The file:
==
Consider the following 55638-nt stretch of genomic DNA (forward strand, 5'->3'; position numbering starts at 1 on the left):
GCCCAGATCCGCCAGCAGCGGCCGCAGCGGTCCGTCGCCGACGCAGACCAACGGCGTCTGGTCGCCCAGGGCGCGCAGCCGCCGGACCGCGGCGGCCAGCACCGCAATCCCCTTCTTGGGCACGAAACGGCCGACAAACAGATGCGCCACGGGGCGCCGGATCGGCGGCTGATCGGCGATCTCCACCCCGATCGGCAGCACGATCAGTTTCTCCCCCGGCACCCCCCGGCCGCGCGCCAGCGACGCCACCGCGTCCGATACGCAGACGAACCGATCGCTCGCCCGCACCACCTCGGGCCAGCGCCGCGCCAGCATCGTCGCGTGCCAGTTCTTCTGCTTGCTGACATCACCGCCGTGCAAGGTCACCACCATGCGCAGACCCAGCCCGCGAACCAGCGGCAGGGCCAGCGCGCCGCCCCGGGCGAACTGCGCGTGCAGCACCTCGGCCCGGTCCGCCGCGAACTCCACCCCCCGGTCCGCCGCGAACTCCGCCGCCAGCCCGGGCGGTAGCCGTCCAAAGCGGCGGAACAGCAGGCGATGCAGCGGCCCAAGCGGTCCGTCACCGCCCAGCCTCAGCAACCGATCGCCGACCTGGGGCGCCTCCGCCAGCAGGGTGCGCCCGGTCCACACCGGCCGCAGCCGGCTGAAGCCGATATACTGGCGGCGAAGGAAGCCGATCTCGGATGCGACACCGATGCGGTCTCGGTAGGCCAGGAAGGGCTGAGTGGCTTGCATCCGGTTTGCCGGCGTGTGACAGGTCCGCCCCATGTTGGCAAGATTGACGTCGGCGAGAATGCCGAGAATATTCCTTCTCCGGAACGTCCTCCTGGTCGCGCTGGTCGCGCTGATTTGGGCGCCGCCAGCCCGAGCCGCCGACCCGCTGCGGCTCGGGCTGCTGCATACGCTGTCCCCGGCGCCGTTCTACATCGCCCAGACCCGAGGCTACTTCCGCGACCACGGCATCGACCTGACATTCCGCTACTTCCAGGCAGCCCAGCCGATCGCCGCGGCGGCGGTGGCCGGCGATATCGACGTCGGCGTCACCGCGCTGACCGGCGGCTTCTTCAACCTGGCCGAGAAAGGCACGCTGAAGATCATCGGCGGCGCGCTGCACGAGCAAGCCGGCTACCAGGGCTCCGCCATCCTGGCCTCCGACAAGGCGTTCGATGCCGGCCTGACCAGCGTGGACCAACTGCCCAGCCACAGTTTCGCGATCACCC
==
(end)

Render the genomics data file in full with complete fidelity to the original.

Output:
Consider the following 55638-nt stretch of genomic DNA (forward strand, 5'->3'; position numbering starts at 1 on the left):
GCCCAGATCCGCCAGCAGCGGCCGCAGCGGTCCGTCGCCGACGCAGACCAACGGCGTCTGGTCGCCCAGGGCGCGCAGCCGCCGGACCGCGGCGGCCAGCACCGCAATCCCCTTCTTGGGCACGAAACGGCCGACAAACAGATGCGCCACGGGGCGCCGGATCGGCGGCTGATCGGCGATCTCCACCCCGATCGGCAGCACGATCAGTTTCTCCCCCGGCACCCCCCGGCCGCGCGCCAGCGACGCCACCGCGTCCGATACGCAGACGAACCGATCGCTCGCCCGCACCACCTCGGGCCAGCGCCGCGCCAGCATCGTCGCGTGCCAGTTCTTCTGCTTGCTGACATCACCGCCGTGCAAGGTCACCACCATGCGCAGACCCAGCCCGCGAACCAGCGGCAGGGCCAGCGCGCCGCCCCGGGCGAACTGCGCGTGCAGCACCTCGGCCCGGTCCGCCGCGAACTCCACCCCCCGGTCCGCCGCGAACTCCGCCGCCAGCCCGGGCGGTAGCCGTCCAAAGCGGCGGAACAGCAGGCGATGCAGCGGCCCAAGCGGTCCGTCACCGCCCAGCCTCAGCAACCGATCGCCGACCTGGGGCGCCTCCGCCAGCAGGGTGCGCCCGGTCCACACCGGCCGCAGCCGGCTGAAGCCGATATACTGGCGGCGAAGGAAGCCGATCTCGGATGCGACACCGATGCGGTCTCGGTAGGCCAGGAAGGGCTGAGTGGCTTGCATCCGGTTTGCCGGCGTGTGACAGGTCCGCCCCATGTTGGCAAGATTGACGTCGGCGAGAATGCCGAGAATATTCCTTCTCCGGAACGTCCTCCTGGTCGCGCTGGTCGCGCTGATTTGGGCGCCGCCAGCCCGAGCCGCCGACCCGCTGCGGCTCGGGCTGCTGCATACGCTGTCCCCGGCGCCGTTCTACATCGCCCAGACCCGAGGCTACTTCCGCGACCACGGCATCGACCTGACATTCCGCTACTTCCAGGCAGCCCAGCCGATCGCCGCGGCGGCGGTGGCCGGCGATATCGACGTCGGCGTCACCGCGCTGACCGGCGGCTTCTTCAACCTGGCCGAGAAAGGCACGCTGAAGATCATCGGCGGCGCGCTGCACGAGCAAGCCGGCTACCAGGGCTCCGCCATCCTGGCCTCCGACAAGGCGTTCGATGCCGGCCTGACCAGCGTGGACCAACTGCCCAGCCACAGTTTCGCGATCACCC